The English-speaking bishops produced a translation of the Missal according to Liturgiam authenticam in 2011. That effort was mired in conflict, however, and the results received mixed reviews. The translation was praised by some for its elevated tone and scriptural allusions, but criticized by others as overly wedded to Latin syntax, clumsy to proclaim, and marred by errors. Meanwhile, translations prepared in other languages, such as German, French, and Italian, have been stalled due to clashes between the demands of the instruction and the pastoral judgment of the local bishops.
Earlier this year, Pope Francis authorized a committee, under the leadership of Archbishop Arthur Roche, secretary of the CDWDS, to review Liturgiam authenticam and make recommendations for its revision. The committee met and sent in their report, which was not made public, to the pope. It is not clear to what extent this report may have influenced the motu proprio, but Francis does mention explicitly that he has “listened to the opinion of the commission of bishops and experts” he instituted before reaching his decision.
By taking the route of formally realigning the structures of accountability in canon law, Francis has provided immediate relief to those conferences which balked at the distortions of language and the pastoral ineptitude introduced by a rigid implementation of Liturgiam authenticam. What the final fate of Liturgiam authenticam will be, and whether a revised instruction will eventually be produced to supersede it remains to be seen. For now and for the foreseeable future, however, the pope has removed all obstacles to the regional bishops’ prudent exercise of judgment and authority concerning translation.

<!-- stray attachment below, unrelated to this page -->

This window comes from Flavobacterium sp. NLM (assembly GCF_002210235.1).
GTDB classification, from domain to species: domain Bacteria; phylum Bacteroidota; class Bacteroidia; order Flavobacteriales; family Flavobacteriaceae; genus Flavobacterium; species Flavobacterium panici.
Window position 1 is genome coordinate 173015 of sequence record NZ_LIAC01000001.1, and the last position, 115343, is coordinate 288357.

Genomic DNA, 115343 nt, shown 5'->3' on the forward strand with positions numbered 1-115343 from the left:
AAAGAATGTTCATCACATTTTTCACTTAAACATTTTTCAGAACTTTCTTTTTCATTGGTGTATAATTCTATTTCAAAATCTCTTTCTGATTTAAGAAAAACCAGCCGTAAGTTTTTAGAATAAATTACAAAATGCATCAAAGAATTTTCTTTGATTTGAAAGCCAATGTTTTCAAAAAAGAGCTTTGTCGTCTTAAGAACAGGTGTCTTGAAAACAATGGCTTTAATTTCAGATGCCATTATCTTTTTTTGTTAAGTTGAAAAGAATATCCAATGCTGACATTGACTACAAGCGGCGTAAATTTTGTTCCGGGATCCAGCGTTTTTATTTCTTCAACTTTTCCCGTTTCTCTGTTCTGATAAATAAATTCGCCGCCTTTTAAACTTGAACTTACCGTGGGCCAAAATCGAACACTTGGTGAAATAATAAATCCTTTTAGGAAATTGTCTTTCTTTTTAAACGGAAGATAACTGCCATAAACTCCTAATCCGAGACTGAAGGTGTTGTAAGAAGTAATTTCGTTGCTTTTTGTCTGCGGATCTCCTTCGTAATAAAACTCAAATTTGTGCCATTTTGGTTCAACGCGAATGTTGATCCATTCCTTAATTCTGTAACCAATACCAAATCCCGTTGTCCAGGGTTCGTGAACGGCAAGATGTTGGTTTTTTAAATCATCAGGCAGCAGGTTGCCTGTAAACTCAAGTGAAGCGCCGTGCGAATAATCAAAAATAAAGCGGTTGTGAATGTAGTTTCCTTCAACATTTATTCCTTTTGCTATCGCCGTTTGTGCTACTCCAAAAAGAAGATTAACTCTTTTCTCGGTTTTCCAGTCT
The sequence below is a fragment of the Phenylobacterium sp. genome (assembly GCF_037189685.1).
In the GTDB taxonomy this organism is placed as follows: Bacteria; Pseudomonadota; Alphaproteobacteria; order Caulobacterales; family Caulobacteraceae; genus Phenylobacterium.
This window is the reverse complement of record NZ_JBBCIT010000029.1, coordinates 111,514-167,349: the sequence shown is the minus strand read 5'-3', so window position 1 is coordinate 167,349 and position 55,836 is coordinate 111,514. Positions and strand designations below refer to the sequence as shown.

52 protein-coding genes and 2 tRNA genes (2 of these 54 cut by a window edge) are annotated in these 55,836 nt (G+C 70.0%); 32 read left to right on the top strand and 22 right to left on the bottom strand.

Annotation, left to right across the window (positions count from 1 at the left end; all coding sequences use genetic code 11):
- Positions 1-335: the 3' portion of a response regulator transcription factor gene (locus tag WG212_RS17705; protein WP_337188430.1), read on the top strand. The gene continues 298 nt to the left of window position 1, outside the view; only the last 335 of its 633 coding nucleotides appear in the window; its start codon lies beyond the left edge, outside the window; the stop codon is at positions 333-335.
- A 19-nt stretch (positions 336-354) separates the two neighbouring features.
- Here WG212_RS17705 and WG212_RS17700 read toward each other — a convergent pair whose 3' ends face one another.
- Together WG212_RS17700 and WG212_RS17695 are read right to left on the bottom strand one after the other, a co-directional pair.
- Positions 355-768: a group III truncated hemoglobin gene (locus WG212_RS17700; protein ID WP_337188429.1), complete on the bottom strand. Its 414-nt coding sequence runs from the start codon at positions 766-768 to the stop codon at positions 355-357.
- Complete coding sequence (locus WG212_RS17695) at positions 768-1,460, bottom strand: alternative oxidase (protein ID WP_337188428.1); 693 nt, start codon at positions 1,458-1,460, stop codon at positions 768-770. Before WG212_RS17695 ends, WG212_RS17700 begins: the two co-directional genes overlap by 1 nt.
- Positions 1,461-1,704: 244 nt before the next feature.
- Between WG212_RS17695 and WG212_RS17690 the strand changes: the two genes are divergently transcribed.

The motu proprio comes shortly after Pope Francis’ speech to the Italian Liturgical Conference, in which he invoked his magisterial authority to affirm that the liturgical reforms of Vatican II are “irreversible.” Taken together, these two statements have considerably strengthened the hand of those in the church who have fought to retain the freedom to adapt the liturgy to local realities and the times in which we live, a flexibility promised by Vatican II. It has also correspondingly weakened the position of those who advocate a “reform of the reform” including the desire to return to Tridentine-inspired principles of uniformity and centralized control in liturgical regulation.
Cardinal Robert Sarah, prefect of the CDWDS, and frequent advocate for both Liturgiam authenticam and a “reform of the reform,” has also been put in a more disadvantageous position by these statements of the pope.
In the English-speaking world, upcoming decisions concerning new translations prepared according to Liturgiam authenticam should now be watched closely, as their approval is not a foregone conclusion. If the bishops say “no” in the future, their word is law.
Rita Ferrone is an independent scholar and author of several books on liturgy. She writes frequently for the Pray Tell Blog and Commonweal magazine, and is editor of The Yale ISM Review.